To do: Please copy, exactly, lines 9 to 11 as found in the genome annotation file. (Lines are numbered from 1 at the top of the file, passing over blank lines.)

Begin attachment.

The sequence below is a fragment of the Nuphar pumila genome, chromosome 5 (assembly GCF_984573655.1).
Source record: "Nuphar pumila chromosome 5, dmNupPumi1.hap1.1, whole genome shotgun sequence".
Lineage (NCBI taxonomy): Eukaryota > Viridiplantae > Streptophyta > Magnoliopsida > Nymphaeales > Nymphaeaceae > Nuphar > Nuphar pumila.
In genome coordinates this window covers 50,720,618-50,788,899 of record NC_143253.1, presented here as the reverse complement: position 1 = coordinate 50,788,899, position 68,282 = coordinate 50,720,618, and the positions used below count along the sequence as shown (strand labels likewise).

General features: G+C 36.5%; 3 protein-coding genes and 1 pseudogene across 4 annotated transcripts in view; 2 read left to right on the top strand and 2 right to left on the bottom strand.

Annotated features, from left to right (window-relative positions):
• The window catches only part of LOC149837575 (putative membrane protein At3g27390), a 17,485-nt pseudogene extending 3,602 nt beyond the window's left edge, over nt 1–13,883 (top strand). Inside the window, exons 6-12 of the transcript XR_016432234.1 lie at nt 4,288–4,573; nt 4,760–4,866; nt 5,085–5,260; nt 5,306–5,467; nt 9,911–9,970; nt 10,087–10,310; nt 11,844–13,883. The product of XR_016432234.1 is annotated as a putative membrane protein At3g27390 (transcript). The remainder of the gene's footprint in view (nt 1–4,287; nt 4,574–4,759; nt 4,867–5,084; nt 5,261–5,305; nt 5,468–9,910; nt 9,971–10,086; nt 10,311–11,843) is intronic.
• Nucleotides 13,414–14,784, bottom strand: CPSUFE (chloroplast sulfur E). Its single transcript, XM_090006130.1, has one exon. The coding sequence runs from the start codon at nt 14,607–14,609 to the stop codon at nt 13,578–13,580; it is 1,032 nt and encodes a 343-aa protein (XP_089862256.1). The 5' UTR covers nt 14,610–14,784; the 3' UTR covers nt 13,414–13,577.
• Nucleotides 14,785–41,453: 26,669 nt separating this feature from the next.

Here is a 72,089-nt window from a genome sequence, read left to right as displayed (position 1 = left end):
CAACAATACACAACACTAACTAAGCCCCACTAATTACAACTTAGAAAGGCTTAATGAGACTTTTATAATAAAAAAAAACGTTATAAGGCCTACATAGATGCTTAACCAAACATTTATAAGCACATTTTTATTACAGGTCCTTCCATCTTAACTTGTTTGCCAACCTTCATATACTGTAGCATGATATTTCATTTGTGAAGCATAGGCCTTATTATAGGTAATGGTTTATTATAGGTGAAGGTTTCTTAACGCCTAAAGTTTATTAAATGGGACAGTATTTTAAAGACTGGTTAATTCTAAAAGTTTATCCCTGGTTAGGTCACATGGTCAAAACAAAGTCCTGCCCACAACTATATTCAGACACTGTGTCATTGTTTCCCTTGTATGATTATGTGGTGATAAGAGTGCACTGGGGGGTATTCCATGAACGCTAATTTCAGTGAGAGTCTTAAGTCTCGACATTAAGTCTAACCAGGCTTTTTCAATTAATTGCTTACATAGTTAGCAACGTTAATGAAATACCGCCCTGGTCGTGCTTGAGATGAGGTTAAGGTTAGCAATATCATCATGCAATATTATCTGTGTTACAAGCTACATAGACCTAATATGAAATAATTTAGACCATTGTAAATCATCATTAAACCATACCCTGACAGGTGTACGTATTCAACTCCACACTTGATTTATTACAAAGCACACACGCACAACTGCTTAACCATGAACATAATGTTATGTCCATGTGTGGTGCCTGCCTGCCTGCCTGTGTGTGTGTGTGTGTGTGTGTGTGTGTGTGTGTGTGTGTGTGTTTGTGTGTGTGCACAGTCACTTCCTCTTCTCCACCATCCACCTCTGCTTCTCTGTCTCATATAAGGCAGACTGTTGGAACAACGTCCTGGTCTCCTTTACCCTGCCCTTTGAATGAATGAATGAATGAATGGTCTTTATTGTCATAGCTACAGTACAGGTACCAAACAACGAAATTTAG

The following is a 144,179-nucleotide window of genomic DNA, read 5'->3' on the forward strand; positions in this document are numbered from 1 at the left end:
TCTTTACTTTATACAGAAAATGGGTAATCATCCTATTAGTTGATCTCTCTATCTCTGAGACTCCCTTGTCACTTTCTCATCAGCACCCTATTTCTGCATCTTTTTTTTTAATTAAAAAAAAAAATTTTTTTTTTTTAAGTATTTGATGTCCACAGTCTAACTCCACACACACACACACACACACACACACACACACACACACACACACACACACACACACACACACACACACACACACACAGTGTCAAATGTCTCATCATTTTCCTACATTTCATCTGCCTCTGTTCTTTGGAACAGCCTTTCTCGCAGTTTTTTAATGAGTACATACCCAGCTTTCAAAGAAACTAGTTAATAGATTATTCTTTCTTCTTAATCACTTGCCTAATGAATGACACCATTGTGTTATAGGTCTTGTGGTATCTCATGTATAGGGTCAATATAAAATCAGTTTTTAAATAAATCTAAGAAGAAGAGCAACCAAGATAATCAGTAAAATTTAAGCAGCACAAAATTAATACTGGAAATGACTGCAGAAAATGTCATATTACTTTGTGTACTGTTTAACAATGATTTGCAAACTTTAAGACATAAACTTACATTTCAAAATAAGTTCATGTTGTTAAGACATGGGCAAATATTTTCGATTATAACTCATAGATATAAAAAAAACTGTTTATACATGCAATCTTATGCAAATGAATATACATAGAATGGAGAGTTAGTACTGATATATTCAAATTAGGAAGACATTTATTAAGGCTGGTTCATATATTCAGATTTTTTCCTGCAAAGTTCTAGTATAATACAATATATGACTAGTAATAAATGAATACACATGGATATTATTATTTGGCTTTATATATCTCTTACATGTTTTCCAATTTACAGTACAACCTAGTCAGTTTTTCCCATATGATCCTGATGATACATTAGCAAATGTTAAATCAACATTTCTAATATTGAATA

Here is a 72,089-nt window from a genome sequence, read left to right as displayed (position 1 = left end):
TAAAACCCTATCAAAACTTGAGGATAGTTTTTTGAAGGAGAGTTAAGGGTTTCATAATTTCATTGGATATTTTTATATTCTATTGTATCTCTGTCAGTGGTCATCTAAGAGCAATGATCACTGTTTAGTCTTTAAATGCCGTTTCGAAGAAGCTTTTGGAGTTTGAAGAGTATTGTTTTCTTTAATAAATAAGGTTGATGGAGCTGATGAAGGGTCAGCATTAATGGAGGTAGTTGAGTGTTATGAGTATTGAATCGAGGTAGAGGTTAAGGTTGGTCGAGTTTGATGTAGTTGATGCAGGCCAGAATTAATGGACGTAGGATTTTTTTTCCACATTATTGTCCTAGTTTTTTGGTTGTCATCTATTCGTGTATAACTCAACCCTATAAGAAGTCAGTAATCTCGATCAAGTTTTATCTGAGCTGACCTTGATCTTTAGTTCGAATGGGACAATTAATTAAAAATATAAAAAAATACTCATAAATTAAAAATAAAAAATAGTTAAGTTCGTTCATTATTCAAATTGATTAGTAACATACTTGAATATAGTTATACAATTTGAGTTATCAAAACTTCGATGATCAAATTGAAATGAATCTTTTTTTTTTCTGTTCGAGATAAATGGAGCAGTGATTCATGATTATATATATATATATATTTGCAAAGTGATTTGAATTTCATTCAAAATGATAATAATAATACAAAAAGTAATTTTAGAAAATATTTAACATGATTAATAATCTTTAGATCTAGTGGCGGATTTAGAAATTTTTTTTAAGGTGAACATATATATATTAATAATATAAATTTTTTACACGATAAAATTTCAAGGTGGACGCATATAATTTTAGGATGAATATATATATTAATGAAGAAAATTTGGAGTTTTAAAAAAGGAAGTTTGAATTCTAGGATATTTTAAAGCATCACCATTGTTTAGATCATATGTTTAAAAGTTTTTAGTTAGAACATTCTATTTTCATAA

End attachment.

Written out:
• Nucleotides 14,785–41,453: 26,669 nt separating this feature from the next.

Here is a 72,089-nt window from a genome sequence, read left to right as displayed (position 1 = left end):
CAACAATACACAACACTAACTAAGCCCCACTAATTACAACTTAGAAAGGCTTAATGAGACTTTTATAATAAAAAAAAACGTTATAAGGCCTACATAGATGCTTAACCAAACATTTATAAGCACATTTTTATTACAGGTCCTTCCATCTTAACTTGTTTGCCAACCTTCATATACTGTAGCATGATATTTCATTTGTGAAGCATAGGCCTTATTATAGGTAATGGTTTATTATAGGTGAAGGTTTCTTAACGCCTAAAGTTTATTAAATGGGACAGTATTTTAAAGACTGGTTAATTCTAAAAGTTTATCCCTGGTTAGGTCACATGGTCAAAACAAAGTCCTGCCCACAACTATATTCAGACACTGTGTCATTGTTTCCCTTGTATGATTATGTGGTGATAAGAGTGCACTGGGGGGTATTCCATGAACGCTAATTTCAGTGAGAGTCTTAAGTCTCGACATTAAGTCTAACCAGGCTTTTTCAATTAATTGCTTACATAGTTAGCAACGTTAATGAAATACCGCCCTGGTCGTGCTTGAGATGAGGTTAAGGTTAGCAATATCATCATGCAATATTATCTGTGTTACAAGCTACATAGACCTAATATGAAATAATTTAGACCATTGTAAATCATCATTAAACCATACCCTGACAGGTGTACGTATTCAACTCCACACTTGATTTATTACAAAGCACACACGCACAACTGCTTAACCATGAACATAATGTTATGTCCATGTGTGGTGCCTGCCTGCCTGCCTGTGTGTGTGTGTGTGTGTGTGTGTGTGTGTGTGTGTGTGTGTGTTTGTGTGTGTGCACAGTCACTTCCTCTTCTCCACCATCCACCTCTGCTTCTCTGTCTCATATAAGGCAGACTGTTGGAACAACGTCCTGGTCTCCTTTACCCTGCCCTTTGAATGAATGAATGAATGAATGGTCTTTATTGTCATAGCTACAGTACAGGTACCAAACAACGAAATTTAG